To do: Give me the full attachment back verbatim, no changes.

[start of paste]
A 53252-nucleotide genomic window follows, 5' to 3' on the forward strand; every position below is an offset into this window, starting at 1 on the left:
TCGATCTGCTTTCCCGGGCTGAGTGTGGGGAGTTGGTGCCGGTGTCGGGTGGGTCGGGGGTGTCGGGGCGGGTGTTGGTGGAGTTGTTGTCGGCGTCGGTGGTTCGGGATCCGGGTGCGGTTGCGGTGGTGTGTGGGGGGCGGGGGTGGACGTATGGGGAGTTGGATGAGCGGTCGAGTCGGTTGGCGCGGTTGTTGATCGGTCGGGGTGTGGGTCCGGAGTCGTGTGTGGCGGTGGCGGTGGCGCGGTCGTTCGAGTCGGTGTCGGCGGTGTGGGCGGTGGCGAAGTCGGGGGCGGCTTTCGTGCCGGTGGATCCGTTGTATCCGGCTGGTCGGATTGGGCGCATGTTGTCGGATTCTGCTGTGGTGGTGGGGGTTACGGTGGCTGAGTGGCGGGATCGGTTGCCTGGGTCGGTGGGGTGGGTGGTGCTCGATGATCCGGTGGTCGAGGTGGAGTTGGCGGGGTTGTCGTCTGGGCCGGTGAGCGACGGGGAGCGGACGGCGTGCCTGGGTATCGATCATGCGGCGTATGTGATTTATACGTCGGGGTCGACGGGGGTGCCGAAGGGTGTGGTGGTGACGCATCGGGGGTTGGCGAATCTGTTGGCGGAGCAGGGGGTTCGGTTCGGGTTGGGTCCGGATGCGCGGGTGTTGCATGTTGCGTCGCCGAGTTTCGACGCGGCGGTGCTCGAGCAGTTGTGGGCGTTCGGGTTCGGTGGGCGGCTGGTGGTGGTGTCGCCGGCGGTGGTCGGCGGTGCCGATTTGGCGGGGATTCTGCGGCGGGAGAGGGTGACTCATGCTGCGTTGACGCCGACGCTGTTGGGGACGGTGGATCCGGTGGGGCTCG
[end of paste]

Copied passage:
A 53252-nucleotide genomic window follows, 5' to 3' on the forward strand; every position below is an offset into this window, starting at 1 on the left:
TCGATCTGCTTTCCCGGGCTGAGTGTGGGGAGTTGGTGCCGGTGTCGGGTGGGTCGGGGGTGTCGGGGCGGGTGTTGGTGGAGTTGTTGTCGGCGTCGGTGGTTCGGGATCCGGGTGCGGTTGCGGTGGTGTGTGGGGGGCGGGGGTGGACGTATGGGGAGTTGGATGAGCGGTCGAGTCGGTTGGCGCGGTTGTTGATCGGTCGGGGTGTGGGTCCGGAGTCGTGTGTGGCGGTGGCGGTGGCGCGGTCGTTCGAGTCGGTGTCGGCGGTGTGGGCGGTGGCGAAGTCGGGGGCGGCTTTCGTGCCGGTGGATCCGTTGTATCCGGCTGGTCGGATTGGGCGCATGTTGTCGGATTCTGCTGTGGTGGTGGGGGTTACGGTGGCTGAGTGGCGGGATCGGTTGCCTGGGTCGGTGGGGTGGGTGGTGCTCGATGATCCGGTGGTCGAGGTGGAGTTGGCGGGGTTGTCGTCTGGGCCGGTGAGCGACGGGGAGCGGACGGCGTGCCTGGGTATCGATCATGCGGCGTATGTGATTTATACGTCGGGGTCGACGGGGGTGCCGAAGGGTGTGGTGGTGACGCATCGGGGGTTGGCGAATCTGTTGGCGGAGCAGGGGGTTCGGTTCGGGTTGGGTCCGGATGCGCGGGTGTTGCATGTTGCGTCGCCGAGTTTCGACGCGGCGGTGCTCGAGCAGTTGTGGGCGTTCGGGTTCGGTGGGCGGCTGGTGGTGGTGTCGCCGGCGGTGGTCGGCGGTGCCGATTTGGCGGGGATTCTGCGGCGGGAGAGGGTGACTCATGCTGCGTTGACGCCGACGCTGTTGGGGACGGTGGATCCGGTGGGGCTCG